BlackRock and Vanguard vowed to push for gun safety and changes in the firearm industry. Yet both companies voted to reelect all the directors of gunmaker Sturm Ruger.
The votes are in contrast to other actions taken by BlackRock and Vanguard. Both voted in favor of a shareholder resolution that called on Sturm Ruger to be more transparent about the safety of its products. Sturm Ruger had opposed that resolution.
The company's directors would have been reelected without their votes. There were no competing candidates on the ballot, and all received at least 96% of the votes cast.
BlackRock and Vanguard disclosed their votes for Sturm Ruger's directors in regulatory filings this week. BlackRock is the largest shareholder in Sturm Ruger, according to company filings, with 18% of its shares. Vanguard is the No. 2 shareholder with about a 10% stake. The funds are two of the largest institutional investors in the firearm industry.
Both investment firms vowed in the past year to engage with firearm manufacturers and retailers who sell guns. They pledged to push for safety measures.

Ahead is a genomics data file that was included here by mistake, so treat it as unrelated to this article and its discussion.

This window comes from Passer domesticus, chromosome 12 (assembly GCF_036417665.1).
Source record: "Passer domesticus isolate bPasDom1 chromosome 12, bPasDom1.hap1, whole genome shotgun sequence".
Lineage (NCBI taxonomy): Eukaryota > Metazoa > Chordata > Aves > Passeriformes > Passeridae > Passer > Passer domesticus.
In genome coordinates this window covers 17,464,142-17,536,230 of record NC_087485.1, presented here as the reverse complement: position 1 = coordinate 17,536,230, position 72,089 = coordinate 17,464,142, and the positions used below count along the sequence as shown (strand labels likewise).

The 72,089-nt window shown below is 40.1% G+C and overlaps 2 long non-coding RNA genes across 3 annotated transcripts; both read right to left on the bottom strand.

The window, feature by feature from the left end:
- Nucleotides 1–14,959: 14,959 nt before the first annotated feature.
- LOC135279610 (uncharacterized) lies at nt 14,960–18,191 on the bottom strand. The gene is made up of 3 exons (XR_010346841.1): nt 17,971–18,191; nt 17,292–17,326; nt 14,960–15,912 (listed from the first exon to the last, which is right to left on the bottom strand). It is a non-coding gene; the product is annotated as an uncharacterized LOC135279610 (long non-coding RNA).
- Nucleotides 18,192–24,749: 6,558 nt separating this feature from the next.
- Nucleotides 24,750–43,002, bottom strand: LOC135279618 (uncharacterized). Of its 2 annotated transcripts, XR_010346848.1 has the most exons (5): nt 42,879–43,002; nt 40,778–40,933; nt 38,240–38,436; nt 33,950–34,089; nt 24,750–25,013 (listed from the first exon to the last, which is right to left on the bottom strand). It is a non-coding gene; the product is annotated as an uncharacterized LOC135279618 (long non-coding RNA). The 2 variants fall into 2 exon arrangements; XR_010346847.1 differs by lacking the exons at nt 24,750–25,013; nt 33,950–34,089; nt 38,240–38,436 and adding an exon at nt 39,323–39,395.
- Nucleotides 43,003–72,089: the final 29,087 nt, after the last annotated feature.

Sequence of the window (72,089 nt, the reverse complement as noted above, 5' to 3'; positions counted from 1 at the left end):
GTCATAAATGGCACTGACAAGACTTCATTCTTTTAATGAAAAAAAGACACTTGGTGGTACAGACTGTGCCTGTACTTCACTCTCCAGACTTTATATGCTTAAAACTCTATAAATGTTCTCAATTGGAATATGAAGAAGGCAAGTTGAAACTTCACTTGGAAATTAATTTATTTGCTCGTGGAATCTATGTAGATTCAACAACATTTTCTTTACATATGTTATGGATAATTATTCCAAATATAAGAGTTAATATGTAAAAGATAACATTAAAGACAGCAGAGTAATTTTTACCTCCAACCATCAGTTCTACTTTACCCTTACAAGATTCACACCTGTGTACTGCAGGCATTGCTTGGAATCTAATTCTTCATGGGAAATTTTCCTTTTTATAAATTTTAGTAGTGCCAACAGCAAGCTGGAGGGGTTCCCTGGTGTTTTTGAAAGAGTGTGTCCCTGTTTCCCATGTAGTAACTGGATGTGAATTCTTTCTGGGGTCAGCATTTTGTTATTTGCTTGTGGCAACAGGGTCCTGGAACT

BlackRock CEO Larry Fink wrote a letter to the companies urging them to understand the societal impact of their business and how it will limit their growth potential. He also offered BlackRock customers a chance to buy index funds with gun stocks excluded from the holdings.
Asked about the votes, both companies said they remain committed to engagement with company management on issues of gun safety.
"Vanguard's Investment Stewardship team views engagement as a process, not an event," said Vanguard in a statement. "One of the factors we consider when making a voting decisions over time is a company's willingness to engage."
"With each company, we take a case-by-case approach to how we engage and vote because doing so encourages change over time and promotes responsible business practices that align with the financial interests of our clients," BlackRock said.
But Sturm Ruger CEO Christopher Killoy said at the May annual meeting that the company not meet with either gun control groups who were pushing for gun safety, or with major shareholders, specifically BlackRock or Vanguard.
He said holding such meetings with BlackRock or Vanguard would violate federal rules about fair disclosure of information. That's false: Meetings between company executives and major shareholders are common and generally not prohibited. Sturm Ruger did not immediately respond to a request for comment sent to Killoy on the company's web site.
Killoy said in May the company doesn't believe meeting with gun safety activists is in the best interest of Sturm Ruger's shareholders, because firearms are "perfectly legal and sold throughout the country."